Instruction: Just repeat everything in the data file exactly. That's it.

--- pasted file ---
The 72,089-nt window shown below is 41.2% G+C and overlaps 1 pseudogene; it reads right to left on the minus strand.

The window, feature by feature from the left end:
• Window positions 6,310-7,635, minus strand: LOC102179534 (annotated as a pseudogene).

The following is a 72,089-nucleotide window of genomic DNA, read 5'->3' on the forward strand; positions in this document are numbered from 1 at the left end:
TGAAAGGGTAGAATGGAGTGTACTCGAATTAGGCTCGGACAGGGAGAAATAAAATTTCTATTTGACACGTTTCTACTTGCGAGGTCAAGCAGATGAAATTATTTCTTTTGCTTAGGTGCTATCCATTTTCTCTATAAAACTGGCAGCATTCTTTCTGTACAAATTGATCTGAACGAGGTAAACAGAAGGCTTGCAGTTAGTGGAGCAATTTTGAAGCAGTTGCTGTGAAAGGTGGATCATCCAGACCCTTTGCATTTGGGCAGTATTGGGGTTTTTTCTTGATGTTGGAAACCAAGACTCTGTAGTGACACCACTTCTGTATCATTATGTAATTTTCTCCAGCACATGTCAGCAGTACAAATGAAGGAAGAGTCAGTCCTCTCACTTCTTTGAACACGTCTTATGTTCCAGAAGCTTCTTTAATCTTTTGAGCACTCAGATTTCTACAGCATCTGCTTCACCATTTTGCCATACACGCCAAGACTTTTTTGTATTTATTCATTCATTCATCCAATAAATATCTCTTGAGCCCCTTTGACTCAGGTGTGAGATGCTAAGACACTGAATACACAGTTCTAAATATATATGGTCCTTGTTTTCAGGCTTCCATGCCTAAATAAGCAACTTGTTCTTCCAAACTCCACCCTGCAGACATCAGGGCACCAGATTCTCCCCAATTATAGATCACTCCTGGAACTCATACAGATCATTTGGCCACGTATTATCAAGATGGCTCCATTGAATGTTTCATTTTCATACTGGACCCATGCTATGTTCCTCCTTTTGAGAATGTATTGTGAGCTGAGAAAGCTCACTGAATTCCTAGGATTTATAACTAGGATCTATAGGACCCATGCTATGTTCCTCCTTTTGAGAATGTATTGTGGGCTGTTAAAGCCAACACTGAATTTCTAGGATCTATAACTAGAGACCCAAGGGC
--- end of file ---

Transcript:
The 72,089-nt window shown below is 41.2% G+C and overlaps 1 pseudogene; it reads right to left on the minus strand.

The window, feature by feature from the left end:
• Window positions 6,310-7,635, minus strand: LOC102179534 (annotated as a pseudogene).

The following is a 72,089-nucleotide window of genomic DNA, read 5'->3' on the forward strand; positions in this document are numbered from 1 at the left end:
TGAAAGGGTAGAATGGAGTGTACTCGAATTAGGCTCGGACAGGGAGAAATAAAATTTCTATTTGACACGTTTCTACTTGCGAGGTCAAGCAGATGAAATTATTTCTTTTGCTTAGGTGCTATCCATTTTCTCTATAAAACTGGCAGCATTCTTTCTGTACAAATTGATCTGAACGAGGTAAACAGAAGGCTTGCAGTTAGTGGAGCAATTTTGAAGCAGTTGCTGTGAAAGGTGGATCATCCAGACCCTTTGCATTTGGGCAGTATTGGGGTTTTTTCTTGATGTTGGAAACCAAGACTCTGTAGTGACACCACTTCTGTATCATTATGTAATTTTCTCCAGCACATGTCAGCAGTACAAATGAAGGAAGAGTCAGTCCTCTCACTTCTTTGAACACGTCTTATGTTCCAGAAGCTTCTTTAATCTTTTGAGCACTCAGATTTCTACAGCATCTGCTTCACCATTTTGCCATACACGCCAAGACTTTTTTGTATTTATTCATTCATTCATCCAATAAATATCTCTTGAGCCCCTTTGACTCAGGTGTGAGATGCTAAGACACTGAATACACAGTTCTAAATATATATGGTCCTTGTTTTCAGGCTTCCATGCCTAAATAAGCAACTTGTTCTTCCAAACTCCACCCTGCAGACATCAGGGCACCAGATTCTCCCCAATTATAGATCACTCCTGGAACTCATACAGATCATTTGGCCACGTATTATCAAGATGGCTCCATTGAATGTTTCATTTTCATACTGGACCCATGCTATGTTCCTCCTTTTGAGAATGTATTGTGAGCTGAGAAAGCTCACTGAATTCCTAGGATTTATAACTAGGATCTATAGGACCCATGCTATGTTCCTCCTTTTGAGAATGTATTGTGGGCTGTTAAAGCCAACACTGAATTTCTAGGATCTATAACTAGAGACCCAAGGGC